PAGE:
Script & Storyboard
Jim’s Misfortune [1] It’s up to the Lending Department to enter Loan Applications into the company’s Mortgage System. [2] It’s a process initiated daily by Supervisor Jim. [3]
Twice each day, at 12 p.m. and at 4 p.m., [1] he sends the completed Applications to a third party to be scanned and returned to the lenders. [2] After that the Lending Department no longer has access to them. [3] This means that for the Mortgage System the Recovery Point Objective (RPO) is 4 hours. [4]
If there were a system glitch, the Lending Department could easily recover Applications entered over the last 4 hours. [1] But suppose there was a massive failure, like if lightning struck at 3 p.m. on Wednesday [2] and fries the servers housing the Mortgage System. [3]
No problem you say. The Mortgage System is backed up every midnight, making it a 24-hour back-up cycle. [1] However, for the IT department to replace the server and restore the backups, [2] it will take 12 hours (RTO – Recovery Time Objective). [3] Only then can the recovered Loan Applications be entered into the system.[4]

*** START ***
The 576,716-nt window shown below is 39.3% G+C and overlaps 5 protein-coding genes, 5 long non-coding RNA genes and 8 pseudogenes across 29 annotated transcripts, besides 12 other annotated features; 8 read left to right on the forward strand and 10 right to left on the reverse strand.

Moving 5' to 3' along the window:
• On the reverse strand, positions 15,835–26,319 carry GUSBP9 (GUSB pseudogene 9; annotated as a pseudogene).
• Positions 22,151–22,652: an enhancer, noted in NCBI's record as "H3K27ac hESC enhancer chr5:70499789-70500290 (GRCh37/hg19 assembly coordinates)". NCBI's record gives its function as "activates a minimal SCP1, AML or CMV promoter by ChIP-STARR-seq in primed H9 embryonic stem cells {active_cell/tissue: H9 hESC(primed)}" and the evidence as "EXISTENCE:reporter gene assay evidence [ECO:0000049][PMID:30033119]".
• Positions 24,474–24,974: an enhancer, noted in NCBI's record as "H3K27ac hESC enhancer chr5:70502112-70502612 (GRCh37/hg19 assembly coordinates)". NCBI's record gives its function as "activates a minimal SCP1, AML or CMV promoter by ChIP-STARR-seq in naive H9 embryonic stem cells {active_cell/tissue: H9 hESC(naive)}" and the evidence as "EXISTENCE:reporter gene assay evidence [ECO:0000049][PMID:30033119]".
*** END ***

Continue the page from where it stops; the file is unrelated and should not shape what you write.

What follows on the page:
Here’s the problem. The current RPO of 4 hours is way short of the 24 hour back-up cycle. [1] If a failure occurs anytime between 4 p.m. and midnight, the entire days Loan Applications will be lost. [2] If the failure occurs during the day, up to 4 hours worth of Loan Applications could be lost. [3]
Panic time! The restored Mortgage System is as of Tuesday midnight. [1] It’s missing all the work that was entered Wednesday. [2] Since the strike was after 12 p.m., all the morning’s work is gone. [3] Jim can only recover from noon to 3 p.m. [4] Jim quickly sees that an RPO of 4 hours is inadequate, but it too late. [5]
Solution. Either change the back-up cycle to 12 hours: noon & midnight. [1] Or increase the RPO to 24 hours by holding the Loan Applications until the next day. [2]